Larry: Naw, it's not like that at all. Frustration and anger? No more than about anything else. Amusement? Sure, but I get my amusement from all over. I think at first it was just trying to justify my good pal Joe Casey's assertion that I could write a decent superhero story with the fact that I'm forty years old and honestly don't get much out of the superhero stories, anymore. But I figured if I dressed up an allegory in capes and tights, and used it to comment on certain aspects of the obviously-flawed comic book industry, I could have some laughs.

Q: 2) Marvel gets a lot of flack for its incoherent policies and willful ignorance of its fans, but DC's a sinner too: beyond DC's imprints, their regular titles are dangerously static. What puts DC in the ostensible "hero" role among the Big Two in PLANET, insofar as this story has a "hero"?

Larry: Amongst Marvel and DC, I think DC is closest to my own mindset. Slow and steady wins the race, you know? I think both companies are hamstrung by needing to service their own corporate masters, but what're ya gonna do? It's the nature of the beast.

I wanna emphasize that none of these analogues are direct-line stand-ins for companies or characters or what-have-you. You can figure out what I think about each, honestly, by just a careful reading of the dialogue.

Q: 3) The suggestion from the Grand's character description is that he needs some checks-and-balances to keep him stable and honest, or else he'll fall and fall hard. On the other hand, PLANET seems to suggest that the deadlock between DC and Marvel can only end badly for both. What's your ideal situation for the Big Two keeping each other in line without choking the industry?

Larry: I don't know enough about what those guys have planned to really comment very sharply on that. If anything, I hope observers of the scene see PLANET as a cautionary tale... that while everyone's working together, things go smoothly, but once one player takes his eye off the ball, it's game over. The only thing to watch is how and when it ends. Some retailer friends of mine think that that's already happened, and the Marvel-caused Heroes World distribution panic has killed the Direct Market and no one's realized it yet.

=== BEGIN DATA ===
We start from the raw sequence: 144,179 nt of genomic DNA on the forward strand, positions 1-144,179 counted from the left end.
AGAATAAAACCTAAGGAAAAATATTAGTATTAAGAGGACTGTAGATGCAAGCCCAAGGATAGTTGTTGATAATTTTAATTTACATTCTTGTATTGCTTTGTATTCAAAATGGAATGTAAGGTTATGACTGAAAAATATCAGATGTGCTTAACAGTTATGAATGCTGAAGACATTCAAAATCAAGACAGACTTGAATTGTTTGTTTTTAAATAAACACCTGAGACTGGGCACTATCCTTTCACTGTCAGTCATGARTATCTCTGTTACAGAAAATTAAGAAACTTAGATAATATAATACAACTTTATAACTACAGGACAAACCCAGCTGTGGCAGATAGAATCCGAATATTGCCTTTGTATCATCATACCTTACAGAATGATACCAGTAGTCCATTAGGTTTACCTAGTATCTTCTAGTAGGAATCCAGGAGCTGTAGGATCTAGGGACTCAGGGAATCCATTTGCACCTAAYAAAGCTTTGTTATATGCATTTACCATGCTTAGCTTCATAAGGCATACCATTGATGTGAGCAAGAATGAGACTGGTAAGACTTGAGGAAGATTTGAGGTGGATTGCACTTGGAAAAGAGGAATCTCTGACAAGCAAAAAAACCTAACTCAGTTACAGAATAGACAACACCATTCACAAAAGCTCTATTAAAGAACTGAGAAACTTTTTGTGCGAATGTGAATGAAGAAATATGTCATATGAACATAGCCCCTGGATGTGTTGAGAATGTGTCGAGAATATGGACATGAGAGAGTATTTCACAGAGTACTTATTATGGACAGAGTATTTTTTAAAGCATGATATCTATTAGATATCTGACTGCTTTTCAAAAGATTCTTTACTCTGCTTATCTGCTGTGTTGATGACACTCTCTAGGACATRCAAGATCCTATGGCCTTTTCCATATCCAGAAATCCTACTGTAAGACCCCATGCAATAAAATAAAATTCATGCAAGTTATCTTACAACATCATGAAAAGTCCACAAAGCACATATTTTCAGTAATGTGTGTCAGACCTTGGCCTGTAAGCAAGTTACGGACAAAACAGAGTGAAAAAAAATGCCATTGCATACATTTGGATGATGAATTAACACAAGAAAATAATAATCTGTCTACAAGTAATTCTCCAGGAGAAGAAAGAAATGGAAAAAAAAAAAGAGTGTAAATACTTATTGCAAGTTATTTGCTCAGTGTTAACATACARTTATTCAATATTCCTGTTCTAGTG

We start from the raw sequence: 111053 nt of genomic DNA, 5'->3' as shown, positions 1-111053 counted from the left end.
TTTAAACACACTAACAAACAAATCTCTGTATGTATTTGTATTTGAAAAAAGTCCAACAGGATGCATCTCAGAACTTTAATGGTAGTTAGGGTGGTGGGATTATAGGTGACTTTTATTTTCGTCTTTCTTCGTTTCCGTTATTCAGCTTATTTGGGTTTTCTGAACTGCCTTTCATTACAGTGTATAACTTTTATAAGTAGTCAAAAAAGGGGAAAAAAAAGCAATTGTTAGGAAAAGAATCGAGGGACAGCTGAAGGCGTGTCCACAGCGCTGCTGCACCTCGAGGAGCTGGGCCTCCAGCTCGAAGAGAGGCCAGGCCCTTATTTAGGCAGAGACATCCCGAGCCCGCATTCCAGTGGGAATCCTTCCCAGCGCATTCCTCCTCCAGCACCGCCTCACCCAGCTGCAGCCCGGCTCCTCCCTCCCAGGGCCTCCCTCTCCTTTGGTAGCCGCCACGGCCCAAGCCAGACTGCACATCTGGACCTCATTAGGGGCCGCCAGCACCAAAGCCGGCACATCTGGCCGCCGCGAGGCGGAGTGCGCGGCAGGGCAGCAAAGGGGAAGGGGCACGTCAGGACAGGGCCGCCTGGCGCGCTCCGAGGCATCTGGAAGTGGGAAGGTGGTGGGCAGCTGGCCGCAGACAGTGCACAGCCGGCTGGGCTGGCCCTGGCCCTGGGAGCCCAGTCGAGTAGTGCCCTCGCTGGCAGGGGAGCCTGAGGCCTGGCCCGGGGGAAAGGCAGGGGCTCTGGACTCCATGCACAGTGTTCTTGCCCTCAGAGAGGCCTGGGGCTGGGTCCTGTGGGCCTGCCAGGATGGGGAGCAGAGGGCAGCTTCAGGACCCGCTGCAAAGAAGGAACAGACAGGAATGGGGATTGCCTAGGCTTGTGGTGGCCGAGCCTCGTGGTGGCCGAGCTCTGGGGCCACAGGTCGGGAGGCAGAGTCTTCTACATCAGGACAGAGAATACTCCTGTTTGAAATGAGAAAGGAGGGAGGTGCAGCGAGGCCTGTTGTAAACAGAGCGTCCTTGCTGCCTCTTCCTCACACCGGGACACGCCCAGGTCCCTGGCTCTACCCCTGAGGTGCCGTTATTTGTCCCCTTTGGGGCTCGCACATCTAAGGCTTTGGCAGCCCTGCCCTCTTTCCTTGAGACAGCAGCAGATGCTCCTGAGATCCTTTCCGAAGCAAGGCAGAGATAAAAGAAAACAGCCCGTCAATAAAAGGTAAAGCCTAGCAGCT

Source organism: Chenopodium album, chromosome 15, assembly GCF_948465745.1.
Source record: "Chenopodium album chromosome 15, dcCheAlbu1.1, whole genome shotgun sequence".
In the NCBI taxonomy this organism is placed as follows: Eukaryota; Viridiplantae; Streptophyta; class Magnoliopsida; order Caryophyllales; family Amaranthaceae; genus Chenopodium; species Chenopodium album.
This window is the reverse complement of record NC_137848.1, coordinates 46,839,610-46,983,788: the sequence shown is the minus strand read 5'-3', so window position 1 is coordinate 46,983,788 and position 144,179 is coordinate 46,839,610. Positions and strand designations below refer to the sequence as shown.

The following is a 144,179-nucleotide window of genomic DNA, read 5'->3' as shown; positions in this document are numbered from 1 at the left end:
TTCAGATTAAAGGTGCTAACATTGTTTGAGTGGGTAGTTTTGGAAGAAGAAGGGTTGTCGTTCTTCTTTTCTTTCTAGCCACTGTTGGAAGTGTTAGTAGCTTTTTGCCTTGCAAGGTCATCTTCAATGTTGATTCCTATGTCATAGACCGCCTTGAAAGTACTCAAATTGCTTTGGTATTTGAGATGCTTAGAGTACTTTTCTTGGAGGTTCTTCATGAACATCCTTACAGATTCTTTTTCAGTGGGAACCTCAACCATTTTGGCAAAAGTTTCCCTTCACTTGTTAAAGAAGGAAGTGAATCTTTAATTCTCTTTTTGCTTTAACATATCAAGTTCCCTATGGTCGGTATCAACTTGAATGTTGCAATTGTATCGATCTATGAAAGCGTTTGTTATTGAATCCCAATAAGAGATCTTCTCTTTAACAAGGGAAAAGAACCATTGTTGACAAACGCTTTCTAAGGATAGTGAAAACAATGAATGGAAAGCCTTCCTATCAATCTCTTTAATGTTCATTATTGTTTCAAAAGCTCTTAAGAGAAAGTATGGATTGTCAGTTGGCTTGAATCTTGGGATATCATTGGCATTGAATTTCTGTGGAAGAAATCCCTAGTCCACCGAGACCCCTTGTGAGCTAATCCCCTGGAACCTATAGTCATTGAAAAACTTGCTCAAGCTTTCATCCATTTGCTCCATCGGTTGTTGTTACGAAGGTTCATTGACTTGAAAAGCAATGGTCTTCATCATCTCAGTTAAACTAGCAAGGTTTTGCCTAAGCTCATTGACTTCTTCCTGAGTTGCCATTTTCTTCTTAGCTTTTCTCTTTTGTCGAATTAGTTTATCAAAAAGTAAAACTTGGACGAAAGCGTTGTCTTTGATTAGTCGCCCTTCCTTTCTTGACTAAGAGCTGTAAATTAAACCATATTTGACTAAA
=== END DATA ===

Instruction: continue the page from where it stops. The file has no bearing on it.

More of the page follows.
Q: 4) All of the "heroes" in PLANET seem to have a "great power/potential used irresponsibly" motif going on, except Kastra, the representation for indie publishers. Have you you gotten some flack for that, considering you yourself run an independent publishing label?

Larry: Not any more than usual! Schaff doesn't really use his power irresponsibly, does he? He just can't coordinate his dual nature. Justice Hall is pretty responsible, too, I think. His only flaw is not reacting fast enough to The Grand's mercurial change... but like I said, none of these things are one-to-one correlations to anything, really. Sure, Kastra is the daughter of Schaff, and you could make the argument that that through the sacrifices of early self-publishers like Dave Sim and Jack Katz and the Pinis, it'd have been harder for indy companies like First, Eclipse, Pacific, Comico, and all to gain a foothold. So one is related to another. If people throw our company in with that crowd, well, I'm flattered.

(More to come soon.)